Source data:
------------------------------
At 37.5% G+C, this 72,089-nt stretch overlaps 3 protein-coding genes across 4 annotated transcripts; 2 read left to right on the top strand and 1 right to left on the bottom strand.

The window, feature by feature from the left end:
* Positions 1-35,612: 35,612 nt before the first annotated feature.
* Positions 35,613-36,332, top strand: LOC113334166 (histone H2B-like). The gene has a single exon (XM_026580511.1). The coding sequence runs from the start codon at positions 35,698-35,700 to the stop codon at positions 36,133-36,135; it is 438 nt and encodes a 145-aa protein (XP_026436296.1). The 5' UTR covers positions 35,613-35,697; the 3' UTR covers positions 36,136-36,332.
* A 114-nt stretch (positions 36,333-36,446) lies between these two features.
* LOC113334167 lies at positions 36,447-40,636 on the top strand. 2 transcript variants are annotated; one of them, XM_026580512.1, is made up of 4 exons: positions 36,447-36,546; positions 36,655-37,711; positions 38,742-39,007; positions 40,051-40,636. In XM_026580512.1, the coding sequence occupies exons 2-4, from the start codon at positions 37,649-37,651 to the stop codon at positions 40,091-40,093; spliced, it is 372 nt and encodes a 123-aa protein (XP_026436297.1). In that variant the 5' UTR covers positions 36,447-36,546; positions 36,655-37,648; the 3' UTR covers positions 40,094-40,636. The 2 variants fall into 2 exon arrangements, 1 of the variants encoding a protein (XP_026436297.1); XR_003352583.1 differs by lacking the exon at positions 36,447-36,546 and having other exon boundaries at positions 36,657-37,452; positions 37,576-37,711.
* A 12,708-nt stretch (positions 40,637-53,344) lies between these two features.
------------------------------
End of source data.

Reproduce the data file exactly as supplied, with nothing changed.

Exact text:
At 37.5% G+C, this 72,089-nt stretch overlaps 3 protein-coding genes across 4 annotated transcripts; 2 read left to right on the top strand and 1 right to left on the bottom strand.

The window, feature by feature from the left end:
* Positions 1-35,612: 35,612 nt before the first annotated feature.
* Positions 35,613-36,332, top strand: LOC113334166 (histone H2B-like). The gene has a single exon (XM_026580511.1). The coding sequence runs from the start codon at positions 35,698-35,700 to the stop codon at positions 36,133-36,135; it is 438 nt and encodes a 145-aa protein (XP_026436296.1). The 5' UTR covers positions 35,613-35,697; the 3' UTR covers positions 36,136-36,332.
* A 114-nt stretch (positions 36,333-36,446) lies between these two features.
* LOC113334167 lies at positions 36,447-40,636 on the top strand. 2 transcript variants are annotated; one of them, XM_026580512.1, is made up of 4 exons: positions 36,447-36,546; positions 36,655-37,711; positions 38,742-39,007; positions 40,051-40,636. In XM_026580512.1, the coding sequence occupies exons 2-4, from the start codon at positions 37,649-37,651 to the stop codon at positions 40,091-40,093; spliced, it is 372 nt and encodes a 123-aa protein (XP_026436297.1). In that variant the 5' UTR covers positions 36,447-36,546; positions 36,655-37,648; the 3' UTR covers positions 40,094-40,636. The 2 variants fall into 2 exon arrangements, 1 of the variants encoding a protein (XP_026436297.1); XR_003352583.1 differs by lacking the exon at positions 36,447-36,546 and having other exon boundaries at positions 36,657-37,452; positions 37,576-37,711.
* A 12,708-nt stretch (positions 40,637-53,344) lies between these two features.